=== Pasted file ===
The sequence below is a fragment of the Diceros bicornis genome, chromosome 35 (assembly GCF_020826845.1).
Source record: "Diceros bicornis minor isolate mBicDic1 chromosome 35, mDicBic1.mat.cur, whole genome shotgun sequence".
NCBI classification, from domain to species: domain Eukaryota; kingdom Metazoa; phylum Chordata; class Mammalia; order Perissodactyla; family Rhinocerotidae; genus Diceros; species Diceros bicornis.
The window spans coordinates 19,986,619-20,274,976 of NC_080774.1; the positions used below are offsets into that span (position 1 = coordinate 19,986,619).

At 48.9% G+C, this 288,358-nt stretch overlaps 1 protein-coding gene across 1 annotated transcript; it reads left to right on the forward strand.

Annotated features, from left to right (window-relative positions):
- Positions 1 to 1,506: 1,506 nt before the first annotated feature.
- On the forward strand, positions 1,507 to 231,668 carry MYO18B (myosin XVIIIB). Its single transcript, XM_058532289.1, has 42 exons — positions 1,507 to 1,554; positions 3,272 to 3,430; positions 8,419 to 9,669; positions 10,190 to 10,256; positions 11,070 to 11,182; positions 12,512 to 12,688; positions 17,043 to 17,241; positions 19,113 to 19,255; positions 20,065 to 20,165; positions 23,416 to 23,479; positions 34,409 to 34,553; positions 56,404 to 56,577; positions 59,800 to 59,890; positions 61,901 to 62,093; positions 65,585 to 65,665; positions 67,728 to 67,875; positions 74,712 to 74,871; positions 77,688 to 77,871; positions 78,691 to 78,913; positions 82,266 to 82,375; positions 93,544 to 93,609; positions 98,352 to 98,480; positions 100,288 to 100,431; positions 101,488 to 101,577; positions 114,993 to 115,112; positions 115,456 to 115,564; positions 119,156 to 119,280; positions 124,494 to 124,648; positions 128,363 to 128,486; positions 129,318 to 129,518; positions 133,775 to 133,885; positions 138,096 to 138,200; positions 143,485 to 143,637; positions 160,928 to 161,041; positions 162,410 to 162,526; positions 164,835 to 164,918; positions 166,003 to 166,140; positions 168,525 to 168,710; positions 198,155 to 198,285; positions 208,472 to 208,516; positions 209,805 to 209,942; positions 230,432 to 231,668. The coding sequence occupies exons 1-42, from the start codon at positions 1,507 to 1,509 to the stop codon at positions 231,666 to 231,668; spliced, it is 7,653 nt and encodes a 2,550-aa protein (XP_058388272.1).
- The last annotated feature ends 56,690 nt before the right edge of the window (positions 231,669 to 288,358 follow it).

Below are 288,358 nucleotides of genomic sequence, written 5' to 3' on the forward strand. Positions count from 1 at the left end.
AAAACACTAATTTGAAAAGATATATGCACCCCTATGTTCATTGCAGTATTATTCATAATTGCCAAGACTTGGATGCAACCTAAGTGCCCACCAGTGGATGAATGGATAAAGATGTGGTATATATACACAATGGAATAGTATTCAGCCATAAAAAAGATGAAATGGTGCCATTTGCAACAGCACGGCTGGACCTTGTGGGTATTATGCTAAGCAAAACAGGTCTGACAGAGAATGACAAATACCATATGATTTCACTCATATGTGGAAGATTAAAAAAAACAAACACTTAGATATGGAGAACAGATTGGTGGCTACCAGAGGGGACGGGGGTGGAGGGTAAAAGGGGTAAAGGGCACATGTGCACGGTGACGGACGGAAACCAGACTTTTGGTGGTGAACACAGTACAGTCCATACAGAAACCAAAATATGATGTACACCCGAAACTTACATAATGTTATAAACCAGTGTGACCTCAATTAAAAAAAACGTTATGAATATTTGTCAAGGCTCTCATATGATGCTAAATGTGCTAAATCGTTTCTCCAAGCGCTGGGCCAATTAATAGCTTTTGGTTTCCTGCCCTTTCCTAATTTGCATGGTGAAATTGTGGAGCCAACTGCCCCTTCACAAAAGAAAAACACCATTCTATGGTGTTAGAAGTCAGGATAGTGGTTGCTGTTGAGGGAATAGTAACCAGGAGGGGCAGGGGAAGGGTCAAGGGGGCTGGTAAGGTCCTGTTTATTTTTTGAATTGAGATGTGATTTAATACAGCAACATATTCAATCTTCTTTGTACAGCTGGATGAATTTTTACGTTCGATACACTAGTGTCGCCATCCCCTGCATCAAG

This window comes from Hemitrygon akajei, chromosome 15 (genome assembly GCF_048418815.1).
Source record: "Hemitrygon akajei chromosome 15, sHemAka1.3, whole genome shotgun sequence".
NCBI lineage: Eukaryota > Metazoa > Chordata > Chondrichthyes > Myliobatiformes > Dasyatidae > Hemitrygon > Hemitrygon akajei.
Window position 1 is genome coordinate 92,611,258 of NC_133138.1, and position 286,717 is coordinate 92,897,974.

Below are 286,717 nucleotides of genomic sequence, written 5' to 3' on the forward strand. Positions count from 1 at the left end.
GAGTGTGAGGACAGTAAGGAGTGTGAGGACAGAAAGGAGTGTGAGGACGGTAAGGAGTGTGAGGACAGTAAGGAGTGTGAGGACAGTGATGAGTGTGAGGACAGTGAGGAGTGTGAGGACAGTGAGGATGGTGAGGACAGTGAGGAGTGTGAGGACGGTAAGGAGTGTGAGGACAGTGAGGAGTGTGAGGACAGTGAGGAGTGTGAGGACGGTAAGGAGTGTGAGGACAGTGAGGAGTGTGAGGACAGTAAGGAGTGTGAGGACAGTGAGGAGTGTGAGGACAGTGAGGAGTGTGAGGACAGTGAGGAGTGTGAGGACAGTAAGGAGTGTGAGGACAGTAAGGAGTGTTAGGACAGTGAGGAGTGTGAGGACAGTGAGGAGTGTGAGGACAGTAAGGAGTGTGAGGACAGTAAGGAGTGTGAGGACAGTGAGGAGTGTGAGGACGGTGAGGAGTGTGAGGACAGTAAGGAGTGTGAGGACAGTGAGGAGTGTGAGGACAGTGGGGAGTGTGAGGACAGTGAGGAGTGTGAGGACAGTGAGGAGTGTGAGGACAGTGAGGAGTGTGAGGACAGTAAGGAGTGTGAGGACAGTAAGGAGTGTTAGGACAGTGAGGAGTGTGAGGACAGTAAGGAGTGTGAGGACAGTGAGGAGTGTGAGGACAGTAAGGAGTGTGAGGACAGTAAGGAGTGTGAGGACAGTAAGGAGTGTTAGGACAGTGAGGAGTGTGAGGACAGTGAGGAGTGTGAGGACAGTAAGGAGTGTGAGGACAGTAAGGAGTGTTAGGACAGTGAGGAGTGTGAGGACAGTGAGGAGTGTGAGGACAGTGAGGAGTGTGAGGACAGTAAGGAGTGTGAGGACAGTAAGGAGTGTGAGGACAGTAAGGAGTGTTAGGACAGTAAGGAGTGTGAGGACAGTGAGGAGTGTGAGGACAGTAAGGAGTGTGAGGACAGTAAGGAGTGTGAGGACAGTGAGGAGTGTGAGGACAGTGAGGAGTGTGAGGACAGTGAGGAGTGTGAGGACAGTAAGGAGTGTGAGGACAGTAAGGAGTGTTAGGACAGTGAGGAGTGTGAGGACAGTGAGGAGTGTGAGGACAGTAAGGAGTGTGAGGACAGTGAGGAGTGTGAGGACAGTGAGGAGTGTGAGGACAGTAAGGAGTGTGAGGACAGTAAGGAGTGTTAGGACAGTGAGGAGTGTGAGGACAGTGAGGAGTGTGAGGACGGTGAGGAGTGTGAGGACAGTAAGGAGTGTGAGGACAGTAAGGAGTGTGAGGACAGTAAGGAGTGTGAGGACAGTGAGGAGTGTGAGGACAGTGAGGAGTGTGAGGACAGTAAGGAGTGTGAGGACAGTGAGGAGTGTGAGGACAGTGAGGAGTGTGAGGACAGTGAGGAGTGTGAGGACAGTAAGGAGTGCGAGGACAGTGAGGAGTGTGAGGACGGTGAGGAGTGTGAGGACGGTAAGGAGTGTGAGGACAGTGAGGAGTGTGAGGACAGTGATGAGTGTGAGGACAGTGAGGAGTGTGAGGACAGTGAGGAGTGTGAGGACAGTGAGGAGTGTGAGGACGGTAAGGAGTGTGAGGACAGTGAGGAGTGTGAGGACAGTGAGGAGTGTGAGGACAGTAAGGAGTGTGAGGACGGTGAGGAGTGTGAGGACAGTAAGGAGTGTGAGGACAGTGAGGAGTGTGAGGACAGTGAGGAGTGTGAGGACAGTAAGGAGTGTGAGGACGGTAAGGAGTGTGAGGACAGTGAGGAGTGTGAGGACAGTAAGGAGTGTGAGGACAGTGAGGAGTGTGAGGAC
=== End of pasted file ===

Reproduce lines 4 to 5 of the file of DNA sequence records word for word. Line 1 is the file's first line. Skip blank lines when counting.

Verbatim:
The window spans coordinates 19,986,619-20,274,976 of NC_080774.1; the positions used below are offsets into that span (position 1 = coordinate 19,986,619).

At 48.9% G+C, this 288,358-nt stretch overlaps 1 protein-coding gene across 1 annotated transcript; it reads left to right on the forward strand.